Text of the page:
Reproductions of old Go-Go's concert posters, stuck to a cabinet downstairs at Saint Joseph's Art Society's 'Gina Schock: Made in Hollywood' exhibit. (Johnny Dismal)
The Go-Go’s, in many ways, were the rock band equivalent of that kid in your high school who got straight As while also regularly ditching class and smoking under the bleachers. It’s easy to forget how exceptional they were because they always maintained a casual air of being scrappy and relatable.
In reality, The Go-Go’s are, to this day, the only all-female band to reach the top of the Billboard album chart while playing their own instruments and writing their own songs. Vocalist Belinda Carlisle, bassist Kathy Valentine, guitarists Charlotte Caffey and Jane Wiedlin, and drummer Gina Schock did that in 1982 with their first album, Beauty and the Beat. It stayed at number one for six weeks, went double platinum in the U.S., and is still considered one of the most successful debuts of all time. In October, the band was finally inducted into the Rock and Roll Hall of Fame, and Schock marked the event by releasing a book of her photos documenting the band’s history.
If you’ve seen that book, Made In Hollywood: All Access with the Go-Go’s, you already know that Schock’s photos are amazing. They’re funny and gritty and honest. They’re images of the band at their most beautiful and their most disheveled. These are shots of The Go-Go’s clowning around, doing blow, goofing off, and scowling from the back of the van. And together, they provide a perfect snapshot of five women boldly going where few women had gone before.
As Valentine notes in the foreword: “It’s one thing to casually take pictures; it’s another thing altogether when the photographer is one of you ... It’s the photos, from behind the scenes, that tell the most evocative accounts.”
To celebrate the book and the band, Saint Joseph’s Art Society—a converted Catholic church refurbished, luxuriantly, by designer Ken Fulk—is exhibiting Gina Schock: Made in Hollywood. But the way Schock’s work is presented in the space only serves to minimize it, the way that so many have minimized the work of The Go-Go’s before.
The bulk of Schock’s photos are contained, in their original (very small) sizes, under ten 24-by-24-inch glass panels arranged on a large upstairs dining table. The horizontal presentation would be reminiscent of an end-of-year middle school art show if only the lighting wasn’t so bad. Picture the kind of dimness that your mother tells you not to read in lest you strain your eyes, combined with aggressive spotlights that reflect off the glass and obscure the images further. Trying to view Schock’s photography in this way is an exercise in pure frustration. (One can only imagine how much worse it is for wheelchair users who aren’t able to stand and bend double over the table.)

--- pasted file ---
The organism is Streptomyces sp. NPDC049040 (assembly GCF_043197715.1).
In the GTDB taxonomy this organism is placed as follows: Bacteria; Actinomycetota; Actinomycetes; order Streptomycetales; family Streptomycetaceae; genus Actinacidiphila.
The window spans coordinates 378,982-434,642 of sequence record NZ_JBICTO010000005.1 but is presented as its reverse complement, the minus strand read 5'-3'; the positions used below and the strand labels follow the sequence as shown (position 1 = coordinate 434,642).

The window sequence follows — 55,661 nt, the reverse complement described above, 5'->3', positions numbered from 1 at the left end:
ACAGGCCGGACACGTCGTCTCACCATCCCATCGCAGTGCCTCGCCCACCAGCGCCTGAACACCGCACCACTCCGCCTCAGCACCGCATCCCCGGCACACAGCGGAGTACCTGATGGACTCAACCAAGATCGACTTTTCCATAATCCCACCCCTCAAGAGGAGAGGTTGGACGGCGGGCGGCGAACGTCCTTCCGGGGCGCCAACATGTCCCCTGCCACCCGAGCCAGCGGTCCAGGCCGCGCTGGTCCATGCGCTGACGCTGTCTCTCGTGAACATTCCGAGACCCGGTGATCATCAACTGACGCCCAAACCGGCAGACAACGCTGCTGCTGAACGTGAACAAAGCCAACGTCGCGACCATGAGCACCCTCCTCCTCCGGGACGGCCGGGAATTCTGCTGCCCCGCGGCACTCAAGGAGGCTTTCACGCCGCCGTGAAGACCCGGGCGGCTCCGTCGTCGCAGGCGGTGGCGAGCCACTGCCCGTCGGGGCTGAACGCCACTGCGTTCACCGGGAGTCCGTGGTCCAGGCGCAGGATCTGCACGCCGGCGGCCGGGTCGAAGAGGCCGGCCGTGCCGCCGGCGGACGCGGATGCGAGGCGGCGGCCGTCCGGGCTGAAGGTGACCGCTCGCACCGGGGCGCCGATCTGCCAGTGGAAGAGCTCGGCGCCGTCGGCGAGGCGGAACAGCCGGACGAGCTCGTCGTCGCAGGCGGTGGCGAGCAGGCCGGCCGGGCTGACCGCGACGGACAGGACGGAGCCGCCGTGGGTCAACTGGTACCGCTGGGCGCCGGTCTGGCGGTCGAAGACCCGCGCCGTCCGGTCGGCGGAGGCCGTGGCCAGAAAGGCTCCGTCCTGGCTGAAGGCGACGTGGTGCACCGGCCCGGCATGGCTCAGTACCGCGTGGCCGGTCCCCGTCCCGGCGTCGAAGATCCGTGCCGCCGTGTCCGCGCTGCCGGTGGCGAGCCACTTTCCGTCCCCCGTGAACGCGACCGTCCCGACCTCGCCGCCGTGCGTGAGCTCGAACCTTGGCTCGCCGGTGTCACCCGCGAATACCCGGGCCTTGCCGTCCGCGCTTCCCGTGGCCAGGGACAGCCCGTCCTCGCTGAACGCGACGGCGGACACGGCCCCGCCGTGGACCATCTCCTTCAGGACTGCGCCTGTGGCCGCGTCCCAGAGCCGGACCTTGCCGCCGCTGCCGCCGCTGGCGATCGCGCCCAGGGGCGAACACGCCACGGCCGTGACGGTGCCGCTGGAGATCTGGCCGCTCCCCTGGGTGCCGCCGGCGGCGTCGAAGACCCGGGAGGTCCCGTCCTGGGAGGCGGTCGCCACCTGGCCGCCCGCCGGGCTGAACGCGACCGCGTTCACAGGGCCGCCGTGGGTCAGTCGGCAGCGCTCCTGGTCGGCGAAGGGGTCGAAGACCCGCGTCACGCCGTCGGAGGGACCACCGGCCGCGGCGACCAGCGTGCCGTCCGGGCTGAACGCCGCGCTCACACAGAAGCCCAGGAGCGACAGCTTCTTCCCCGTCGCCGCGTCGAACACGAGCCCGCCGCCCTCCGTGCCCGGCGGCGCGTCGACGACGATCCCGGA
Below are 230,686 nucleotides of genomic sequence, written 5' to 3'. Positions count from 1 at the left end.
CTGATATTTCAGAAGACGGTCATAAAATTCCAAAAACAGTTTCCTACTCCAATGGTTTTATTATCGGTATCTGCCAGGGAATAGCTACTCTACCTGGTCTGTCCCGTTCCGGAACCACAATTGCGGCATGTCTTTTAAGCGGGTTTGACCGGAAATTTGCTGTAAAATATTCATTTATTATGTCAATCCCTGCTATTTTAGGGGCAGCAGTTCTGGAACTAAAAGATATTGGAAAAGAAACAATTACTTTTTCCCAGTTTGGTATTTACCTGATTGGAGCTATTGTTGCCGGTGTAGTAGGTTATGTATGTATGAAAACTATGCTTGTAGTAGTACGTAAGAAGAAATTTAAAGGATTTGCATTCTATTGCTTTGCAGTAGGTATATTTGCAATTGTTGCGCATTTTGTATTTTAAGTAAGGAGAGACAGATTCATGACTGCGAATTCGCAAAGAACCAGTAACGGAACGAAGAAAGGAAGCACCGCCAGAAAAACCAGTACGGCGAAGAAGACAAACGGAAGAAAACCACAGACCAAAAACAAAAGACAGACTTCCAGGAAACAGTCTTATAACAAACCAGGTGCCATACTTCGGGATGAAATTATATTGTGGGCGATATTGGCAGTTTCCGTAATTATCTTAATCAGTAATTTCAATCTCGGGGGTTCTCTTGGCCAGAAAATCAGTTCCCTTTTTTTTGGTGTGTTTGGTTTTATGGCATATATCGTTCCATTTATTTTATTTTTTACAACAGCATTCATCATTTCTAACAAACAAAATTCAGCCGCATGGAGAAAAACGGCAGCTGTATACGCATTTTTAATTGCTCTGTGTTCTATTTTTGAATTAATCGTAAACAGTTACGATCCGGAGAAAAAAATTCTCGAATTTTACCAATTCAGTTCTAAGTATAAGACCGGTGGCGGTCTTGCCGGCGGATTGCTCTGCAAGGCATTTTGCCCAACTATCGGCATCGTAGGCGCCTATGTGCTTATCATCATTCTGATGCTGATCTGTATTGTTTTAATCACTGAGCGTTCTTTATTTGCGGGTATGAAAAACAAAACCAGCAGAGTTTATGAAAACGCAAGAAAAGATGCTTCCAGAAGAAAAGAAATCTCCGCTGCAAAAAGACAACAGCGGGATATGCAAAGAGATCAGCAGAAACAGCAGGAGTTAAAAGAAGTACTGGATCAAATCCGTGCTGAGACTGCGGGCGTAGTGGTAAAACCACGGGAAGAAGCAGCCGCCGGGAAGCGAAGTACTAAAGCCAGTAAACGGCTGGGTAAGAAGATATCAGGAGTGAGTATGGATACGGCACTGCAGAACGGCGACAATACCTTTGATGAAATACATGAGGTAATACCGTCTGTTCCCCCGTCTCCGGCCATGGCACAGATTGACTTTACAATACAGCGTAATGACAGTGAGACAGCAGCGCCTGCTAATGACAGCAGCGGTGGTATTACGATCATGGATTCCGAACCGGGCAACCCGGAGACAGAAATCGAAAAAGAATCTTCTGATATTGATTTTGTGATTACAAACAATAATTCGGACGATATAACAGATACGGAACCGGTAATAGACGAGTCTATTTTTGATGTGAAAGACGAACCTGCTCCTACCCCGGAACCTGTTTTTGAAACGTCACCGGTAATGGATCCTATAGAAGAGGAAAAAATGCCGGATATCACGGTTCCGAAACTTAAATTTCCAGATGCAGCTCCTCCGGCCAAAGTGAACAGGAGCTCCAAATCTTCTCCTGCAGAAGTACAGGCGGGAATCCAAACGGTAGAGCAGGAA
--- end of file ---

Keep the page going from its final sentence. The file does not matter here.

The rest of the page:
Infuriatingly, there are tantalizing glimpses of what this exhibit could have been. Like the four Polaroids blown up, framed and hung on the wall at a scale and angle where you can actually see what’s happening in them. For a moment, I thought these images—of hot tub tomfoolery, and of The Go-Go’s hanging with Joan Jett, Charlie Watts and Bill Wyman from the Rolling Stones—were leading to a space where there would be more like them. Instead, they led me directly into the bathroom. It’s clear that putting this exhibit directly next to the john was not a winking, knowing nod to first-wave punk sensibilities. It feels more like no one could be bothered to make space for it anywhere else in this giant building.
On Made in Hollywood’s opening night—Saturday, Nov. 13—Gina Schock was present to sign copies of her book and conduct an hour-long interview with San Francisco Chronicle columnist Tony Bravo. Schock enthusiastically talked about the book, her background in Baltimore, her life in bands, young Jodie Foster’s honorary status as “the sixth Go-Go,” Jane Fonda’s secret smoking habits, and being only the second female drummer inducted into the Rock and Roll Hall of Fame. (“Now that we can vote for everything,” Schock noted, “we wanna get the B-52’s in, we wanna get Cher, we wanna get Suzi Quatro. We’ve got a list of the girls that we want to get in there who should already be in there. Hopefully we can help change things.”)
Schock radiates an infectious high energy and her on-stage charm made a visit to the opening worthwhile. But without her presence, the show falls flat in a way that shouldn’t be possible with a photo collection this fearless. (Only on my third go around the dining table did I notice Belinda Carlisle labeled as “Bighead” on one Polaroid.) If you want to see Schock’s photos in a context that actually does them justice, buying her new book or watching Showtime’s warts-and-all documentary The Go-Go’s, are both much better options than a visit to Saint Joseph’s. Schock’s work and The Go-Go’s legacy deserve more fanfare—and much more wall space—than this.
‘Made In Hollywood: All Access with the Go-Go’s’ is out now through Black Dog & Leventhal. Photos and posters from the book are on view at Saint Joseph’s Art Society (1401 Howard St., San Francisco) through Dec. 23.
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